High-volume horizontal hydraulic fracturing has not taken place in New York because estimates of the natural gas reserves in the state’s Marcellus and Utica Shale have been greatly exaggerated.
That was the takeaway from a talk given at SUNY Cobleskill by James “Chip” Northrup, a veteran oil and gas investor on Thursday, Oct. 17.
“Whether it’s good or bad, in New York State it’s moot,” said Northup, in the question and answer period following his presentation.
The talk was part of the college’s environmentally themed 7th Generation Lecture Series, which is part of the school’s honors program.
Northrup, who splits his time between Dallas Texas and Cooperstown, said that very little of the Utica and Marcellus Shale in New York State was suitable for natural gas development from a business and economics perspective.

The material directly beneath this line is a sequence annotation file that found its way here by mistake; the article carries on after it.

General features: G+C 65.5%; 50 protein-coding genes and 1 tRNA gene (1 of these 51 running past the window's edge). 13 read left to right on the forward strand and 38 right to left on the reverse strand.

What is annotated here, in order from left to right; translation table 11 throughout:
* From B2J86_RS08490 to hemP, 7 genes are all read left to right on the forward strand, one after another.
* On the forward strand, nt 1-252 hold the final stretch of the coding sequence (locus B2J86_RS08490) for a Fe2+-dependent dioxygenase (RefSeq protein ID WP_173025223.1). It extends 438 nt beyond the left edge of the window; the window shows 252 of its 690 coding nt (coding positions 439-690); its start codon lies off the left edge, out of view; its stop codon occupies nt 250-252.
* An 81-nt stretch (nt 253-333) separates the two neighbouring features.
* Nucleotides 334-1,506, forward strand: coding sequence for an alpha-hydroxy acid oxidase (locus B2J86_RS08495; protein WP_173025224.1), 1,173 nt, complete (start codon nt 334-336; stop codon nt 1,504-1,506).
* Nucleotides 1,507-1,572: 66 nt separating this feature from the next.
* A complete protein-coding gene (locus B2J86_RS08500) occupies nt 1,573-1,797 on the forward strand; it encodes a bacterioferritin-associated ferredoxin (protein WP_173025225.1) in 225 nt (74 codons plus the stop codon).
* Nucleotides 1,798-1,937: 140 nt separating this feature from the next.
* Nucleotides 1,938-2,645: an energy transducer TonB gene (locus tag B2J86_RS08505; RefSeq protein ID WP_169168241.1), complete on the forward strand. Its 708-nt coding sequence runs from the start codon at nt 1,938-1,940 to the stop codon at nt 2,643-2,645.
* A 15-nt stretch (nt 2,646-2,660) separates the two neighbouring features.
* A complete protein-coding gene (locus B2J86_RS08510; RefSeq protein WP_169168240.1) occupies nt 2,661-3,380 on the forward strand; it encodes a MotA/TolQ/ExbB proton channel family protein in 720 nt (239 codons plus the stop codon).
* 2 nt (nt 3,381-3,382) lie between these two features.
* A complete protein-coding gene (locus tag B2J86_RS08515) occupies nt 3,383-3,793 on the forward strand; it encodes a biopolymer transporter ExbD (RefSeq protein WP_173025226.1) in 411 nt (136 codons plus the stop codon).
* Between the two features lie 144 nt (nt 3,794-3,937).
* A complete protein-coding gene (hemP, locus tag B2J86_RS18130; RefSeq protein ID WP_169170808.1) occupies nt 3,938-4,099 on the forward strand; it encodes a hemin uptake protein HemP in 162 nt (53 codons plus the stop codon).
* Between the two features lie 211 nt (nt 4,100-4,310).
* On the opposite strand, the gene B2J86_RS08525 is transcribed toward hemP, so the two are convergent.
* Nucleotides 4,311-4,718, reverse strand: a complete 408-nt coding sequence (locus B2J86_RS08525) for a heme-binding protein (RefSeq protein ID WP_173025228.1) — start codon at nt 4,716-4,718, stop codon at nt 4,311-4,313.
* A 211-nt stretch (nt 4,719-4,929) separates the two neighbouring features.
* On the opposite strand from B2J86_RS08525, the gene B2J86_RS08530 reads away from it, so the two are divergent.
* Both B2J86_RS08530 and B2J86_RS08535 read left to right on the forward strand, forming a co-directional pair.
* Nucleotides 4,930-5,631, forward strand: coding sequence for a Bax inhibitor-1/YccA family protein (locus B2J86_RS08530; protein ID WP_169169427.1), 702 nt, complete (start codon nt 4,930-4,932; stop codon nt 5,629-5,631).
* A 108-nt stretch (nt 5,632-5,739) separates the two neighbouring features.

Northrup said that if New York had as big a shale gas reserve as has been claimed, gas drilling would be in progress.
“If there’s a lot of shale gas……it tends to get developed.”\
Northrup also said that the major oil and gas companies had either not come into New York, or had pulled out.
“The major oil companies…..are not really interested in New York state.”
The reason he gave for this is that that the productivity of shale plays tend to be overestimated, in part due to a 2008 U.S. Securities and Exchange Commission rules change. According to Northrup, this rules change liberalized how companies could report on their undeveloped oil and gas reserves.
“It made it a lot easier to overstate oil and gas reserves,” said Northrup. “They could be overly optimistic.”
He also said that there was no third party oversight of these estimates, and that the nature of shale formations lent themselves to speculation.
Northrup said that one doesn't have a good idea about how productive different parts of a shale formation will be until they have been tested.